Cracking the problem of consent
Rightly or wrongly, consent — what it looks like, and how it works — lies at the heart of today’s personal data landscape. From May 2018, Europe’s new General Data Protection Regulations will tighten the rules surrounding consent. From then on, ‘consent’ will only be valid if it is “freely given, specific, informed and unambiguous indication of the data subject’s (i.e. person’s) wishes by … a statement or clear affirmative action”.
Just how this new rule will be interpreted and enforced by regulators remains to be seen. But as Tom Steinberg points out in a recent blog, the new tightened rules are not a panacea. As Tom observes, individuals are being bombarded with an increasing number of consent requests, each one requiring unrealistic levels of knowledge of the implications of sharing different types of data with different types of organisation. Giving consent imposes a burden of work on the individual and individuals are signing their rights away by giving consent to everyone who asks for it.
Tom’s solution is the creation of what he calls ‘Personal Data Representatives’: experts who understand the ins and outs of data to help individuals make the right decisions.
We at Mydex have been working on this idea for many years. Our goal is to create a system where individuals are protected against abuses of their data automatically and by default, without them having to invest huge amounts of time and effort into the process.
That’s easy to say, but for it to work it needs to address a key set of capabilities that we are incorporating into our Consent Management service. For such a service to work it needs to be able to:
- deal with any type of data in any format
- connect with data regardless where it is held or where it is needed.
- support a diverse range of protocols and standards and act as an interoperability service to reconcile the diverse sectors, use cases and initiatives and different stages of maturity e.g. Health Data Sharing strong on messaging standards, Open Banking APIs new protocols and standards, Open Energy APIs
- ensure the individual has their own records of all transactions the service deals with and processes, whether they were directly involved or not
- allow the individual to modify and create new policies of their own
- provide monitoring, information and ratings about performance of those using the services and individual’s data
- manage the other requirements around transparency through collection of things like data usage reports
- automatically analyse stated intentions of use and compare to the organisation’s actual behaviours
Such person centred services are exciting because they build the foundations for an individual to operate within the digital economy assisted by intelligent agents that are working for them, protecting them, advising them and guiding them. There’s a huge amount of hype right now about how artificial intelligence (AI) is going to change the world. But the AI we are talking about is AI with a crucial difference: it is personal AI, AI working for and on behalf of the individual — not a for a corporation undertaking an ongoing data landgrab.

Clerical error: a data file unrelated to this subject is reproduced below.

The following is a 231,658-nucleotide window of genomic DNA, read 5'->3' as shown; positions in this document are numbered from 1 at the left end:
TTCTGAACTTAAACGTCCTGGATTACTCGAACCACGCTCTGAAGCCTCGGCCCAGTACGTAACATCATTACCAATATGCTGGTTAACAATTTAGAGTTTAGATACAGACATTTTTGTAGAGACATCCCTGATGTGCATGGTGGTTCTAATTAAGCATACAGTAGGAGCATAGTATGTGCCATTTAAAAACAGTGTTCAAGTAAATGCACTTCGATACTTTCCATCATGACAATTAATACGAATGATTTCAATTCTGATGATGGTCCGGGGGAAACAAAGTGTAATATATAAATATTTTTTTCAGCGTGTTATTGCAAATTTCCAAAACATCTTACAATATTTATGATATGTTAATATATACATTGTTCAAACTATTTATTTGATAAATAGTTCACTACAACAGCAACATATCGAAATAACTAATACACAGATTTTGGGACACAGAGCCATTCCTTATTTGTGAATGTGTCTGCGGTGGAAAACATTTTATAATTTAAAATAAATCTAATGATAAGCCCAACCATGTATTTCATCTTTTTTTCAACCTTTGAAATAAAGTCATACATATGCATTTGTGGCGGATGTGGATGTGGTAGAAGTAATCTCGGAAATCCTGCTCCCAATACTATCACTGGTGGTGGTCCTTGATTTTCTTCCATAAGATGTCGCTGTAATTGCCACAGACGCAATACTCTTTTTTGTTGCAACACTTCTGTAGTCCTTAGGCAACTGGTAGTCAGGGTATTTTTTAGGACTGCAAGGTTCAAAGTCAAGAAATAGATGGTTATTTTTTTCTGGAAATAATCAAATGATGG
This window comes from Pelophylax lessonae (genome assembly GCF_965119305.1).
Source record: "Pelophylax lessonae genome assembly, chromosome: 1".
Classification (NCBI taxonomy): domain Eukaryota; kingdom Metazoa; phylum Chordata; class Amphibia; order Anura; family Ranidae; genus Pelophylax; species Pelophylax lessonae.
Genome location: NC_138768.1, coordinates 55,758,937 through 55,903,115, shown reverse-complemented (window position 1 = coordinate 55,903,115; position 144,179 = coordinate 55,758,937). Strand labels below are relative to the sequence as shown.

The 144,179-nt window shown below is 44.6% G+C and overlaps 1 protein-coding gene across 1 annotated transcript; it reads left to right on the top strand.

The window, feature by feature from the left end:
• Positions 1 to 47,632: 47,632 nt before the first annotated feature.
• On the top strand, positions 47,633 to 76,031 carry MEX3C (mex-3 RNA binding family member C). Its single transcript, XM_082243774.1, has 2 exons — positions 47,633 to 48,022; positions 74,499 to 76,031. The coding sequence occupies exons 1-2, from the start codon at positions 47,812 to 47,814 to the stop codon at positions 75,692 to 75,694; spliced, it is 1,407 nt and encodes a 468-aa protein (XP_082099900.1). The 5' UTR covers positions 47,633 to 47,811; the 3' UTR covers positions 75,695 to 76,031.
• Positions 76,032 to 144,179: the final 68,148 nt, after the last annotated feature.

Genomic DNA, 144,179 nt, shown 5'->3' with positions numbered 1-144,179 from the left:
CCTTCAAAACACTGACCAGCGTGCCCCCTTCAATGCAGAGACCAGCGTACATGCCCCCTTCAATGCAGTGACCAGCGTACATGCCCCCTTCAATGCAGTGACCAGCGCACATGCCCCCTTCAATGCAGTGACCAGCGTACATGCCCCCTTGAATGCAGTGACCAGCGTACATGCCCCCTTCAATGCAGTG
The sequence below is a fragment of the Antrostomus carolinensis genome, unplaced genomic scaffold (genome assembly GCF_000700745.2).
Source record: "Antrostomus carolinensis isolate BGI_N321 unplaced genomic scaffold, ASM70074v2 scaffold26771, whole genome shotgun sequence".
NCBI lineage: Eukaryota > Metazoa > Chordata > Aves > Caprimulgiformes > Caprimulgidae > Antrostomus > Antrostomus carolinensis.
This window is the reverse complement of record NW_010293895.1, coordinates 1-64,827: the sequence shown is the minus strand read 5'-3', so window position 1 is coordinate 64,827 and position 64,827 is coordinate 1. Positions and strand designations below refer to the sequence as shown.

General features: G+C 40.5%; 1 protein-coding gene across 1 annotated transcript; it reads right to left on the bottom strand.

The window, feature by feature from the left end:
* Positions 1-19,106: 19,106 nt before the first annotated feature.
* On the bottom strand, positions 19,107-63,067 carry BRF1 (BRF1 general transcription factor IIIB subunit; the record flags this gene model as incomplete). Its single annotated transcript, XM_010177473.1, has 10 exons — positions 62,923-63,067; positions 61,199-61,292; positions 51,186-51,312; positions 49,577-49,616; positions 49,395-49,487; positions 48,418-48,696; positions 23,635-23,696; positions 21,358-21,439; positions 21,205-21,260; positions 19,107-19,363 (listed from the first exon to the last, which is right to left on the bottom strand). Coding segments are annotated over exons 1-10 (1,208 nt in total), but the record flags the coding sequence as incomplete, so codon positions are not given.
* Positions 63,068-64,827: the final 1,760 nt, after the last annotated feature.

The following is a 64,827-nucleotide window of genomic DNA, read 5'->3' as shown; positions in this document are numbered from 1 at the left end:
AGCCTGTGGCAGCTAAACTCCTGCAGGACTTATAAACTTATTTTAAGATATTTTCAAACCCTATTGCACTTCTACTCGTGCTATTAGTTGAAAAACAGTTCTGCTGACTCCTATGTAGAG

This raises two questions that Tom’s blog doesn’t fully answer. First, how will such representatives/agents cover their costs and make their money? Second, as soon as you have expert representatives, or agents, you have an alignment problem: how to ensure that the representative/agent is actually truly working for the individual and not for themselves or some other party? How do payments and incentives work to make sure that the agent/representative doesn’t become a part of the problem rather than part of the solution?
We’ve thought about this problem long and hard. It’s why we chose to be a Community Interest Company — because we are determined to build such alignment into the very fibres of what we do. As a CIC, we are not in the business of making money out of people and their data. We earn our money by helping individuals manage their data, including consents about their data, in such a way that builds trust and streamlines safe data sharing between themselves and the organisations they deal with.
‘Consent’ was supposed to be a way of protecting and empowering individuals. Unfortunately, it became a stick to beat them with, for the reasons elucidated by Tom. We absolutely agree with Tom — the way forward lies in agents using advanced technologies to work on behalf of the individual. We just have to make sure they really do work on behalf of the individual, both technically and commercially.